Skip Navigation LinksSkip Navigation Links
Centers for Disease Control and Prevention
Safer Healthier People
Blue White
Blue White
bottom curve
CDC Home Search Health Topics A-Z spacer spacer
spacer
Blue curve MMWR spacer
spacer
spacer

The content on this page is being archived for historic and reference purposes only. The content, links, and pdfs are no longer maintained and might be outdated.

Adult Blood Lead Epidemiology and Surveillance -- United States, 1992-1994

CDC's National Institute for Occupational Safety and Health Adult Blood Lead Epidemiology and Surveillance program (ABLES) monitors elevated blood lead levels (BLLs) among adults in the United States (1). Twenty-two states currently report surveillance results to ABLES. Beginning in 1993, ABLES began detecting both new cases and persons with multiple reports over time. In this report, ABLES provides data for the first quarter of 1994 and compares annual data for 1993 and 1992.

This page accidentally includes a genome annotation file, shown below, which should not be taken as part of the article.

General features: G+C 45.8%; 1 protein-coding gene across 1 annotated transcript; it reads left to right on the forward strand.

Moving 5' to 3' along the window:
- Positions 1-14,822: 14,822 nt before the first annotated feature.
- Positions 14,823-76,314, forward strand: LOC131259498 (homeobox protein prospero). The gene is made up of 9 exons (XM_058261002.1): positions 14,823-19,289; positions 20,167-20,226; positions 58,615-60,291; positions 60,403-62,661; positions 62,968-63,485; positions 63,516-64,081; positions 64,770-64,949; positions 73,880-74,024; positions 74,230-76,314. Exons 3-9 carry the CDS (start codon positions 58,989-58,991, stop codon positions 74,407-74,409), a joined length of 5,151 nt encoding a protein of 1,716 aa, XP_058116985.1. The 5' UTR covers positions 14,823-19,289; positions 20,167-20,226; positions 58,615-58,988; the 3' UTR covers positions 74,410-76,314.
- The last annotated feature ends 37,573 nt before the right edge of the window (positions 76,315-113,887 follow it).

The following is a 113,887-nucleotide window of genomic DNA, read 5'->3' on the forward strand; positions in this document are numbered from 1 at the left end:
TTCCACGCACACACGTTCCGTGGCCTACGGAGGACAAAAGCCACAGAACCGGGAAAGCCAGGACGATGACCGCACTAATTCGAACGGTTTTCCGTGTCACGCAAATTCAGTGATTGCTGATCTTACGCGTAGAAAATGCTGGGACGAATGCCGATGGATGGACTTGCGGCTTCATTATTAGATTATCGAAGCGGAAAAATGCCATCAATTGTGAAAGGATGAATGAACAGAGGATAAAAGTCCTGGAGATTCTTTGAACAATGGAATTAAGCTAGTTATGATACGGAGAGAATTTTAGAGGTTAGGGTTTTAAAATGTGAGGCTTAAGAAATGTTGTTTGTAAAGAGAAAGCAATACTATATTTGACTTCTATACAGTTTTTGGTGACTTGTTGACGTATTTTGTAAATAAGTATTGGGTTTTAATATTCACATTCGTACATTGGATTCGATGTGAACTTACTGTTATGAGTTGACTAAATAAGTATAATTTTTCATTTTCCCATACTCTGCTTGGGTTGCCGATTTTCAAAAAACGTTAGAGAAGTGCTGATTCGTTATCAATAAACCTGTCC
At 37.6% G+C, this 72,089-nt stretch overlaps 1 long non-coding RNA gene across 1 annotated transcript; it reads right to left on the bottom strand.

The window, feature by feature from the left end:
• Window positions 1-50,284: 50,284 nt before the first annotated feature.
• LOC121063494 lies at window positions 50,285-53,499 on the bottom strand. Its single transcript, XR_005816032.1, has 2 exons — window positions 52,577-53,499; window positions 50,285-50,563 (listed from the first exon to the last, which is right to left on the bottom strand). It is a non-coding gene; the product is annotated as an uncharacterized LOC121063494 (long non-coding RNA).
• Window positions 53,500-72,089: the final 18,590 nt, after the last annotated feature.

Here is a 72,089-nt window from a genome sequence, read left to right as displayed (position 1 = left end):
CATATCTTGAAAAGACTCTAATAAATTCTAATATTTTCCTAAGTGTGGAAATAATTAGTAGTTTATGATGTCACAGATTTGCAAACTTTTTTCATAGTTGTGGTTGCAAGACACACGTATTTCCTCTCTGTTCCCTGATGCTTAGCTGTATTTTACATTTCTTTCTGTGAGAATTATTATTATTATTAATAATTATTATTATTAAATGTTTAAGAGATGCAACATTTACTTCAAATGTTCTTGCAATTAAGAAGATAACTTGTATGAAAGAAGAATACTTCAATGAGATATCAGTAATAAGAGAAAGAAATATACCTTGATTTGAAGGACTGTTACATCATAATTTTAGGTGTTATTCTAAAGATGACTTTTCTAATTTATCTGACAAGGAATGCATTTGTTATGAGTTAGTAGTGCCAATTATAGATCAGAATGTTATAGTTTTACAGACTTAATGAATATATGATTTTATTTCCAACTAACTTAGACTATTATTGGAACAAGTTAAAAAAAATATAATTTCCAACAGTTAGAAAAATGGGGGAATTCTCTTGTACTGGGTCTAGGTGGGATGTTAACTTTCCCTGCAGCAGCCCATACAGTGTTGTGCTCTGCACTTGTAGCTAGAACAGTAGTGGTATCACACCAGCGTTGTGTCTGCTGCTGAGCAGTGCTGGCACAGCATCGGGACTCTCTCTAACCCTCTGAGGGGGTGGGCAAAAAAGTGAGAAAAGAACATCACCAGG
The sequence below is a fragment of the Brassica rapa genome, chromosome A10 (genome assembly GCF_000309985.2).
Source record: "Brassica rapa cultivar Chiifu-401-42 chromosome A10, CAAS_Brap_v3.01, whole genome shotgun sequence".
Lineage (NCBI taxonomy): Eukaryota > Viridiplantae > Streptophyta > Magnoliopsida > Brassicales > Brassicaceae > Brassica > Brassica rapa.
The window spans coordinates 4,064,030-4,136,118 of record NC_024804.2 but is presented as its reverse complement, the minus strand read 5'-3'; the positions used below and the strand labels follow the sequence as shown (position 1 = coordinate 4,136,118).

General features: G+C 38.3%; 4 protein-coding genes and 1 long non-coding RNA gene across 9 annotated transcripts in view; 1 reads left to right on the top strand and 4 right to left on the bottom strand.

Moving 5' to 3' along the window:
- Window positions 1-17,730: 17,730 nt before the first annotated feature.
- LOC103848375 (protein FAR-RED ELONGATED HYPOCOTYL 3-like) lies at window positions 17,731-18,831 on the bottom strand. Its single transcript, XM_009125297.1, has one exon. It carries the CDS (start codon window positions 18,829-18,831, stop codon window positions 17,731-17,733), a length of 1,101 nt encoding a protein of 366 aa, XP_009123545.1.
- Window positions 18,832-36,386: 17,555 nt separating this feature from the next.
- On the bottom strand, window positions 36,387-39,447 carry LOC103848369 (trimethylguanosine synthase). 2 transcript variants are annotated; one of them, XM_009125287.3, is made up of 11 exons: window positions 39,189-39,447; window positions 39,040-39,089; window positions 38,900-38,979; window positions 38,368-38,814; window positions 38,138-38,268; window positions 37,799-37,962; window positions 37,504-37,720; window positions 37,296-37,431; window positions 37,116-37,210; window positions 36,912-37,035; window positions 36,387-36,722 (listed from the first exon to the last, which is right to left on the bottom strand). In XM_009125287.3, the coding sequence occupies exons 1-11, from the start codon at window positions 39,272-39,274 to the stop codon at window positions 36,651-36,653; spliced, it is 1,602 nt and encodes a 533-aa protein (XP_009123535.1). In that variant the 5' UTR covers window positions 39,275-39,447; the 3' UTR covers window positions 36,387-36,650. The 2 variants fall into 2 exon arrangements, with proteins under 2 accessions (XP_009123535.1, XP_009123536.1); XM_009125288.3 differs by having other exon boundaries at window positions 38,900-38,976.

During January 1-March 31, 1994, the number of reports of elevated BLLs increased over those reported for the same period in both 1992 and 1993 in all reporting categories (Table_1); this increase is consistent with the increase from 1992 to 1993 in total annual BLL reports (2). The number of reports of adults with elevated BLLs reflects monitoring practices by employers. Variation in national quarterly reporting totals, especially first-quarter totals, may result from 1) changes in the number of participating states; 2) timing of receipt of laboratory BLL reports by state-based surveillance programs; and 3) interstate differences in worker BLL testing by lead-using industries.

The reported number of adults with elevated BLLs increased from 8886 in 1992 to 11,240 in 1993 (Table_2); this increase resulted in part from a net gain of two reporting states (three additions and one deletion) to ABLES in 1993. A total of 6584 new case reports * accounted for 59% of the total cases (11,240) reported during 1993.